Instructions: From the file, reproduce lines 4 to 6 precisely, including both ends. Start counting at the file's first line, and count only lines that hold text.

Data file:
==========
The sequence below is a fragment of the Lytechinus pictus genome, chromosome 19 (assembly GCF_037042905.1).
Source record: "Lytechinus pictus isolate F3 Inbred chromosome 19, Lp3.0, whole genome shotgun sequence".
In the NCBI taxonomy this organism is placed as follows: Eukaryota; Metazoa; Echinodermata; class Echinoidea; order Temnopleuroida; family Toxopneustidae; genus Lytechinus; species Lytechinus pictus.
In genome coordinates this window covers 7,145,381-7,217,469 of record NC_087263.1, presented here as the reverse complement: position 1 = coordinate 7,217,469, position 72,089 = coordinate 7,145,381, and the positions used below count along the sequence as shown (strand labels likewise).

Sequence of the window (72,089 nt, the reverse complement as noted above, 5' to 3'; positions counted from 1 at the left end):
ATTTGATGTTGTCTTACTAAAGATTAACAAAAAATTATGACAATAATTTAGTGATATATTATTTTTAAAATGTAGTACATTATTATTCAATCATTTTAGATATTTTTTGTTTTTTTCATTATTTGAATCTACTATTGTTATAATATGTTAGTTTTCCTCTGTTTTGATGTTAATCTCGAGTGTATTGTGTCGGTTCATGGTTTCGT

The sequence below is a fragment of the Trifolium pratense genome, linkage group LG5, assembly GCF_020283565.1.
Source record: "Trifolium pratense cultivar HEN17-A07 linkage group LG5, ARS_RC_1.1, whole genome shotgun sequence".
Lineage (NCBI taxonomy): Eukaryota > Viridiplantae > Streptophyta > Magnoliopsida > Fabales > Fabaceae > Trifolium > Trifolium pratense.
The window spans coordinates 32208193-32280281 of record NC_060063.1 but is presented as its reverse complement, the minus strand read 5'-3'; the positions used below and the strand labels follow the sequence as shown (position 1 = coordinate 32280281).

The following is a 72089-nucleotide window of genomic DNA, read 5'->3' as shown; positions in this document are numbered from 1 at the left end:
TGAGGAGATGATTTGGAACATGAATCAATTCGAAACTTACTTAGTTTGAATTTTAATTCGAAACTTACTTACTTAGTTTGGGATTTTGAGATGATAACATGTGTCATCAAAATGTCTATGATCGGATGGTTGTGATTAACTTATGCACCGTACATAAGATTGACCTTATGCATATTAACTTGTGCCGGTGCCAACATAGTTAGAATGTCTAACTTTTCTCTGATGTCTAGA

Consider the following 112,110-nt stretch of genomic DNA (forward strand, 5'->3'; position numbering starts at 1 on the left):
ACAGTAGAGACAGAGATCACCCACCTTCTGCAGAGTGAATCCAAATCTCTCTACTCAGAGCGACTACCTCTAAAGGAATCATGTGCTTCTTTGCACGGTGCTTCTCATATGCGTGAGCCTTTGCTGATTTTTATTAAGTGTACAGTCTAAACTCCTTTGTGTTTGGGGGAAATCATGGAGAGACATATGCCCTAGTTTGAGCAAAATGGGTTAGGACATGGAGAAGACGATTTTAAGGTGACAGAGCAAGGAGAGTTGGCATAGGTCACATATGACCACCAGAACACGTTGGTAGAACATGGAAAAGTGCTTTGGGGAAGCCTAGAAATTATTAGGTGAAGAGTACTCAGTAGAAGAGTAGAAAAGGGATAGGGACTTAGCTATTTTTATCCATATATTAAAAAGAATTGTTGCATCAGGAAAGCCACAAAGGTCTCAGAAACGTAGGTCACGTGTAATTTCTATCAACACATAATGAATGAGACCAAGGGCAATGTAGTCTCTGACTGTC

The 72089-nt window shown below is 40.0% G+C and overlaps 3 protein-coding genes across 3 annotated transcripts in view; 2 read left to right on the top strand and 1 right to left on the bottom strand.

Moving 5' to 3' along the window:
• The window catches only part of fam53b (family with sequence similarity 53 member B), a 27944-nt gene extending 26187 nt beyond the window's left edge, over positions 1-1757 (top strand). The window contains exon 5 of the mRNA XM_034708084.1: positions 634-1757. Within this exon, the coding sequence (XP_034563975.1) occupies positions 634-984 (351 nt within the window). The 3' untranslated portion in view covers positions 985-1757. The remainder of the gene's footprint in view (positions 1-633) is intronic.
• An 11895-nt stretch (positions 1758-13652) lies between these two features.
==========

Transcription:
In genome coordinates this window covers 7,145,381-7,217,469 of record NC_087263.1, presented here as the reverse complement: position 1 = coordinate 7,217,469, position 72,089 = coordinate 7,145,381, and the positions used below count along the sequence as shown (strand labels likewise).

Sequence of the window (72,089 nt, the reverse complement as noted above, 5' to 3'; positions counted from 1 at the left end):
ATTTGATGTTGTCTTACTAAAGATTAACAAAAAATTATGACAATAATTTAGTGATATATTATTTTTAAAATGTAGTACATTATTATTCAATCATTTTAGATATTTTTTGTTTTTTTCATTATTTGAATCTACTATTGTTATAATATGTTAGTTTTCCTCTGTTTTGATGTTAATCTCGAGTGTATTGTGTCGGTTCATGGTTTCGT